An excerpt from Gayatri Jayaraman’s “Who me poor? How India’s youth are living in urban poverty to make it big”.

Trading sex for money drugs and gadgets The untold lives of Indias urban youngsters
Features Book Excerpt Tuesday, July 25, 2017 - 16:27

In the office of the Police Commissioner of Mumbai, spokesperson Dhananjay Kulkarni says the police are keeping their hands off the party circuit, because what’s going on has shifted to the sphere of the voluntary. Legally, the police knows young people everywhere are putting sex on the table in exchange for money, alcohol, drugs, gadgets like the latest iPhones, and expensive holidays or free meals, even places to stay, but won’t and cannot do anything to stop it. Former Chief of Police and Chief of Mumbai’s Anti-Terrorist Squad, Rakesh Maria says he’s been screaming it from the rooftops for as long as anyone would listen to him. “Young people everywhere come to Mumbai on their own, and are drawn into a lifestyle beyond their comprehension. Their parents don’t keep tabs on them, they have no relatives or elders or seniors who know what’s going on in their lives, and they are exchanging sex for money, for alcohol, for gadgets, and drugs. These kids need their parents.”

While Maria has been flogged for his sentiments on the subject, for getting all moral police, quite literally, about it, pub owners through the city tend to agree with the viewpoint. “Every day I see young people come to the bar and negotiate terms and be led away for exchanges they don’t even realise have serious implications, forget on health, just on them psychologically,” says the owner of a high-end Bandra pub. Every day, he says, young people line up with maxed out credit cards, over-order drinks, and stagger out completely inebriated with people they just met an hour prior.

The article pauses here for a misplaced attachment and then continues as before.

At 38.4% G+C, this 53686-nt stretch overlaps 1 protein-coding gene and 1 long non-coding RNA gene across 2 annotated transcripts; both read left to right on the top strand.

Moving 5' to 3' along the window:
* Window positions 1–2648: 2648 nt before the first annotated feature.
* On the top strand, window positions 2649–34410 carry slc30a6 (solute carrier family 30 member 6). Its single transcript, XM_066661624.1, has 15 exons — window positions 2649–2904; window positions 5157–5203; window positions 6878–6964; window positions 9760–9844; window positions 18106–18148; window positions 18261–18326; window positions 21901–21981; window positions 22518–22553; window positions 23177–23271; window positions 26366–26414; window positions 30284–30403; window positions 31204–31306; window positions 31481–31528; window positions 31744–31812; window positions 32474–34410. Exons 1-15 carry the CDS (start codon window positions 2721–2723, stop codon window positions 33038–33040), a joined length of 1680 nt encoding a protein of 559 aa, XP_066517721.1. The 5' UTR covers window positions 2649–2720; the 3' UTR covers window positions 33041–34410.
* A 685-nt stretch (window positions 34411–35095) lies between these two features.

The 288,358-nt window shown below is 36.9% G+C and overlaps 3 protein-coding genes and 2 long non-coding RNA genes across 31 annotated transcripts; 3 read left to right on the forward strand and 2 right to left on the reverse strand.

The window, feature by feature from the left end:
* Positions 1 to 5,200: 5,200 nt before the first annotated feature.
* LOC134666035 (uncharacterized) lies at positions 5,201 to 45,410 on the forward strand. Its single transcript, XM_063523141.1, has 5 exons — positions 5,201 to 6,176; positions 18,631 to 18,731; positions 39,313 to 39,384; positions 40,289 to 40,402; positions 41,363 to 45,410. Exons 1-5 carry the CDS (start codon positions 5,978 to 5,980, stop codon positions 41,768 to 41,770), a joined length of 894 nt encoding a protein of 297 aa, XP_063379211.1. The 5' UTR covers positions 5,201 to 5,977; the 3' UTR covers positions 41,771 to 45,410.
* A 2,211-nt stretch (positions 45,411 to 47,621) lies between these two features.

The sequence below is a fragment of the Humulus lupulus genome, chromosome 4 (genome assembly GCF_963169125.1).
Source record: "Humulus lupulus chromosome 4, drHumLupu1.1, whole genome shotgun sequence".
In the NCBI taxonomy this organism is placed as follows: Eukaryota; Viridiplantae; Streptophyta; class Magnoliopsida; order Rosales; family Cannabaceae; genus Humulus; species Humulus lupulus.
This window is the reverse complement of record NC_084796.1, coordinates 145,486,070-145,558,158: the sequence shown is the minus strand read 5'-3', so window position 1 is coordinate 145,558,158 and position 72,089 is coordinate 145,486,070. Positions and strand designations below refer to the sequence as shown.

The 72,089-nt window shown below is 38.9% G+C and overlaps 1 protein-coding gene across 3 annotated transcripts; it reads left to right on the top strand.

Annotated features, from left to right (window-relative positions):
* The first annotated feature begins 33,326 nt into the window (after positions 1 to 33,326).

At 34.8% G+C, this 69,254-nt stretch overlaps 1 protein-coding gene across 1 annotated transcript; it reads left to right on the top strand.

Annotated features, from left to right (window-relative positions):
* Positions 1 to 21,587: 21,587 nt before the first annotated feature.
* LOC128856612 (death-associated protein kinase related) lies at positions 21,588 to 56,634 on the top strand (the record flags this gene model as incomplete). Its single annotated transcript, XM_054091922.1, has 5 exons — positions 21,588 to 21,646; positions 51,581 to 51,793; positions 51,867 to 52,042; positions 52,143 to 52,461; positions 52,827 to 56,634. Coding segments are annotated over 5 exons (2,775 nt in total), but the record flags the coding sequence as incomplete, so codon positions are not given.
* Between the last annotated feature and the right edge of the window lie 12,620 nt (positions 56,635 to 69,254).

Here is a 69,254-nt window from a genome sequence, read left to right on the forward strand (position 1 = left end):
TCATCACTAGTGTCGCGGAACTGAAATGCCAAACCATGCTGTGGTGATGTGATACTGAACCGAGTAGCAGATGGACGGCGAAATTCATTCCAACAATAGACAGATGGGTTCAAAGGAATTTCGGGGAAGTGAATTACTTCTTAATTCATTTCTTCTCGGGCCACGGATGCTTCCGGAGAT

“Sometimes you overhear them negotiating and it’s not a nice thing to witness, but we don’t really intervene because it’s mostly just an arrangement between two people.” A prominent Santacruz politico and businessman says several young women, once sucked in, end up on an informal listing of ‘available girls’ that gets spread by word of mouth. “These are largely girls who are willing to go along with sex for the money, a list that gets passed around via Whatsapp,” he says. Meeting points are as simple as messaging a car number on a specific road, into which women jump in after alighting from their rickshaws or cabs, and are taken to someone’s home, or a nice hotel. “It’s simpler for many of those seeking a night out because it’s fresher—almost like dating, not like a sleazy hook up service. Most of the girls are working professionals, well educated, independent, English speaking and many businessmen are willing to fork out a little extra for that. It’s nice to spend an evening with them; you can actually have a conversation. They are also very clear they don’t want involvements, so it’s not messy. It’s just sex. It’s just money. It’s just a gadget.”